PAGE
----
The conversation, when it continued, was a much smaller group and we ended up more CR-style, discussing our personal challenges and experiences.
It was definitely the best Cock Confidence workshop I’ve ever facilitated, and it was so much fun. Wish I could give away toys every time I do that workshop! To be clear—I give away these toys, and I work with these companies as a sponsor (of sorts) of Sugarbutch because I adore their toys so much, not the other way around (I don’t adore their toys because they’re a sponsor). I’m pretty picky about the toys I give away, and while I have tried out all sorts of products, even if I suspected they would be awful, I won’t give away things I think are awful.
Butch Representation in Media
Off I rushed to the Media Panel, where I moderated a discussion about butch visibility, mainstream media, working in the media, and how we use the media to further authentic images of ourselves. It was a great discussion with Madison, Grace, Mamone, and Dasha, and the attendees had many questions and comments about race, participation, othering, and success. I didn’t feel like we had a point that we really hammered home in this workshop, but then again, we didn’t really have a point that we set up to make when we formed this panel, so that was okay.
At the end of the panel, we went around the room and everyone there introduced themselves and did their thirty-second elevator pitch about what they do. It was fascinating to see the caliber of talent we had in that room, all together.
The Community-Building Keynote
The keynote at Butch Voices NYC was non-traditional in that we didn’t want to have one singular person speak for all aspects of masculine of center communities, and since it was a one-day conference we didn’t have time—or money—for multiple keynote addresses. So Kelli and I planned a community building keynote ceremony that was a commitment to our butch voices, and it turned out beautifully. It was incredibly moving, from start to finish.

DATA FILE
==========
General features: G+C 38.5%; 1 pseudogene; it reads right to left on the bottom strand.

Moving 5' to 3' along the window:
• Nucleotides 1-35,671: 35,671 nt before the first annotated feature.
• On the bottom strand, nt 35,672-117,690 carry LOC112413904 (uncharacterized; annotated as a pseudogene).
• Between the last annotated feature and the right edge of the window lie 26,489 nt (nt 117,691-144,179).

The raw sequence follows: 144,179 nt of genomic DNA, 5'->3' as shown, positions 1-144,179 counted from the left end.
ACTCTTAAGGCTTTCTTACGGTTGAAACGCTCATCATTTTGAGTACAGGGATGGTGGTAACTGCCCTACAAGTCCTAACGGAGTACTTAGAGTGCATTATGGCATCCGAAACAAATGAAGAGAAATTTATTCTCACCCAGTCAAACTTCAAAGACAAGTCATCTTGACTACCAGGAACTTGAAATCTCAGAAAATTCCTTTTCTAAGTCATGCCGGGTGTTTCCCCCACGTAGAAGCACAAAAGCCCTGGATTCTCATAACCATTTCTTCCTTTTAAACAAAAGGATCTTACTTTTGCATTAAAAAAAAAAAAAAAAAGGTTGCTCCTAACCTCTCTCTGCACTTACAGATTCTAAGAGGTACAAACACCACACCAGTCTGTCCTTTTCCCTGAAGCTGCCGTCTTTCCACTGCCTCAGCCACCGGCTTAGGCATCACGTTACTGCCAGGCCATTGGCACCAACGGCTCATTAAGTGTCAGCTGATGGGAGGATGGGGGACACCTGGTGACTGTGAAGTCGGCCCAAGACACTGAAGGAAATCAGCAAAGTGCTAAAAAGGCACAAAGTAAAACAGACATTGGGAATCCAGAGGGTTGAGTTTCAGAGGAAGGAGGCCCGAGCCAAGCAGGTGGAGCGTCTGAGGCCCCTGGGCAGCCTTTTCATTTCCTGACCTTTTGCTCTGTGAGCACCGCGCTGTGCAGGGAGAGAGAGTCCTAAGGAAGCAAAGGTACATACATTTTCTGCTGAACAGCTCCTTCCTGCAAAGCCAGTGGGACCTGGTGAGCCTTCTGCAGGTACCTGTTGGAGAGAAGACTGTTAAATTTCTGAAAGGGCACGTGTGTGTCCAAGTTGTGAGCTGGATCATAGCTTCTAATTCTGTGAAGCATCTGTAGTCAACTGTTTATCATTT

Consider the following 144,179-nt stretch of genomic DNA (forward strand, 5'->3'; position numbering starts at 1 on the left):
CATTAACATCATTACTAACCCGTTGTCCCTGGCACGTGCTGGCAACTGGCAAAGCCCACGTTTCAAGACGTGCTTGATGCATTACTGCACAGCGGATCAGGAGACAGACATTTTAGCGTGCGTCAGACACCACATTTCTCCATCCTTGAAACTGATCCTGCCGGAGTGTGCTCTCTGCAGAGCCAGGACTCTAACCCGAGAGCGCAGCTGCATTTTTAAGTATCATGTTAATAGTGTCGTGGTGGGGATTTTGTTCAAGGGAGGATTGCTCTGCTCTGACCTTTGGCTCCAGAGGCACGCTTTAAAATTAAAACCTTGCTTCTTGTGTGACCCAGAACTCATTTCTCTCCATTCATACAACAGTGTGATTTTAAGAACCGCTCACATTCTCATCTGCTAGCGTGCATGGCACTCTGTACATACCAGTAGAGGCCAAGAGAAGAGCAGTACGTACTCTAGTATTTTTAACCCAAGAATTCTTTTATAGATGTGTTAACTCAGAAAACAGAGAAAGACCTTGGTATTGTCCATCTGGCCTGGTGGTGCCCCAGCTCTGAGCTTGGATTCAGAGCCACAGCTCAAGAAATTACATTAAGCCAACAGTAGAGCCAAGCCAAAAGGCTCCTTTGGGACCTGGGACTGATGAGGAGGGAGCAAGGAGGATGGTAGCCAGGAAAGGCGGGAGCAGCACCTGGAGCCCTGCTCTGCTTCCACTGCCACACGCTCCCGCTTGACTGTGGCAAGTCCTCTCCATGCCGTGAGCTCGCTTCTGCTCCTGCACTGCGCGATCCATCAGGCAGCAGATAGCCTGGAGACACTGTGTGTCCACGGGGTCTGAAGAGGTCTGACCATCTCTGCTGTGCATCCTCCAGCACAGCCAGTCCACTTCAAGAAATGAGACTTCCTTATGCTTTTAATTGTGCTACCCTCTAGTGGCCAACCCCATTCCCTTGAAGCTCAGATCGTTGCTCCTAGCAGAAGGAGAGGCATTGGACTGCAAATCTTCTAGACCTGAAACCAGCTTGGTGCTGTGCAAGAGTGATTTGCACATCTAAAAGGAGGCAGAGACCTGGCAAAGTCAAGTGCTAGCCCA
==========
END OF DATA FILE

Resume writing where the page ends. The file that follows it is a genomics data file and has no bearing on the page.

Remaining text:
It all started with a pebble, a river stone—everyone received one at registration. I took them from my own rock collection (remember my this I believe poem? “rocks in my pockets”?) I counted out 180, which didn’t even make a dent in my collection, to make sure we had enough for everyone, then added a few handfuls more for good measure. I have collected rocks over the years from just about any place I have visited, from Bournemouth in England to Ocean Shores in Oregon to Washington state to Southeast Alaska, where most of the rocks are from. The pebble beaches are the best up there. It’s become a bit of a collection, that therefore I subsequently have no idea what to do with. It doesn’t make sense to display them, not really, not beyond a few rock stack formations here and there, so they’ve been in a box for years. Seriously. A box of rocks. Useless and taking up valuable New York City apartment space. I’d be glad to donate them to a garden or beach, but most green spaces around New York are so manicured it doesn’t make sense to leave them there.
But a ritual—it was a perfect use for (some of) them. I was so pleased to pass them on in that way.
Before we started the ritual, we spent a moment with the Memory Wall we had constructed to add names to, people who are no longer with us but who came before us and whom we want to remember. And right away, the room got heavier, we focused, I felt immediately moved.